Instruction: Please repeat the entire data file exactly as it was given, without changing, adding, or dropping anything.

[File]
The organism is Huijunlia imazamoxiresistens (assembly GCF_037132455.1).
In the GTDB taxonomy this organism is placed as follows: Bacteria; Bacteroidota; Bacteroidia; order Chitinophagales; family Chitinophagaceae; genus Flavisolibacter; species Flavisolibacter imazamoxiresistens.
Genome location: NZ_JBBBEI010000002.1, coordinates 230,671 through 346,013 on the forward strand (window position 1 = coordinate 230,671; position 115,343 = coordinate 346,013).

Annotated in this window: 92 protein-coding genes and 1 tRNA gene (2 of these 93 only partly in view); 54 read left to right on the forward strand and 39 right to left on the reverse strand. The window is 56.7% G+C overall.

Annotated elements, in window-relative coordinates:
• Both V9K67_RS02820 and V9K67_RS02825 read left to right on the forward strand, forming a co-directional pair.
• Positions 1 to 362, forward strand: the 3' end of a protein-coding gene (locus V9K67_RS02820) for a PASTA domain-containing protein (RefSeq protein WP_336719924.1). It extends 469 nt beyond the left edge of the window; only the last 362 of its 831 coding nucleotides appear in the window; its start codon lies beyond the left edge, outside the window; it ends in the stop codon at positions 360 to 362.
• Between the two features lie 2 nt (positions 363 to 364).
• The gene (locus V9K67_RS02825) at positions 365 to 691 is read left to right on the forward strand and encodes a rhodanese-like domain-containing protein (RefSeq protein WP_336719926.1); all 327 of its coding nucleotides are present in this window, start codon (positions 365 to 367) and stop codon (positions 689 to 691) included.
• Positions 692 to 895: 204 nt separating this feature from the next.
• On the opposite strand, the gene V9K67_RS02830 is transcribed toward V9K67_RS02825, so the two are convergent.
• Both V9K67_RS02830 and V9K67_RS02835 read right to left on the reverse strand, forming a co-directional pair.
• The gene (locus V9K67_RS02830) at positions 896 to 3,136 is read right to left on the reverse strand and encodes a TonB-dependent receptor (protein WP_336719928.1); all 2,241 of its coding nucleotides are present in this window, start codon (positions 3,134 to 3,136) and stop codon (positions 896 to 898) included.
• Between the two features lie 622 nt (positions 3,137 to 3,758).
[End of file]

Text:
The organism is Huijunlia imazamoxiresistens (assembly GCF_037132455.1).
In the GTDB taxonomy this organism is placed as follows: Bacteria; Bacteroidota; Bacteroidia; order Chitinophagales; family Chitinophagaceae; genus Flavisolibacter; species Flavisolibacter imazamoxiresistens.
Genome location: NZ_JBBBEI010000002.1, coordinates 230,671 through 346,013 on the forward strand (window position 1 = coordinate 230,671; position 115,343 = coordinate 346,013).

Annotated in this window: 92 protein-coding genes and 1 tRNA gene (2 of these 93 only partly in view); 54 read left to right on the forward strand and 39 right to left on the reverse strand. The window is 56.7% G+C overall.

Annotated elements, in window-relative coordinates:
• Both V9K67_RS02820 and V9K67_RS02825 read left to right on the forward strand, forming a co-directional pair.
• Positions 1 to 362, forward strand: the 3' end of a protein-coding gene (locus V9K67_RS02820) for a PASTA domain-containing protein (RefSeq protein WP_336719924.1). It extends 469 nt beyond the left edge of the window; only the last 362 of its 831 coding nucleotides appear in the window; its start codon lies beyond the left edge, outside the window; it ends in the stop codon at positions 360 to 362.
• Between the two features lie 2 nt (positions 363 to 364).
• The gene (locus V9K67_RS02825) at positions 365 to 691 is read left to right on the forward strand and encodes a rhodanese-like domain-containing protein (RefSeq protein WP_336719926.1); all 327 of its coding nucleotides are present in this window, start codon (positions 365 to 367) and stop codon (positions 689 to 691) included.
• Positions 692 to 895: 204 nt separating this feature from the next.
• On the opposite strand, the gene V9K67_RS02830 is transcribed toward V9K67_RS02825, so the two are convergent.
• Both V9K67_RS02830 and V9K67_RS02835 read right to left on the reverse strand, forming a co-directional pair.
• The gene (locus V9K67_RS02830) at positions 896 to 3,136 is read right to left on the reverse strand and encodes a TonB-dependent receptor (protein WP_336719928.1); all 2,241 of its coding nucleotides are present in this window, start codon (positions 3,134 to 3,136) and stop codon (positions 896 to 898) included.
• Between the two features lie 622 nt (positions 3,137 to 3,758).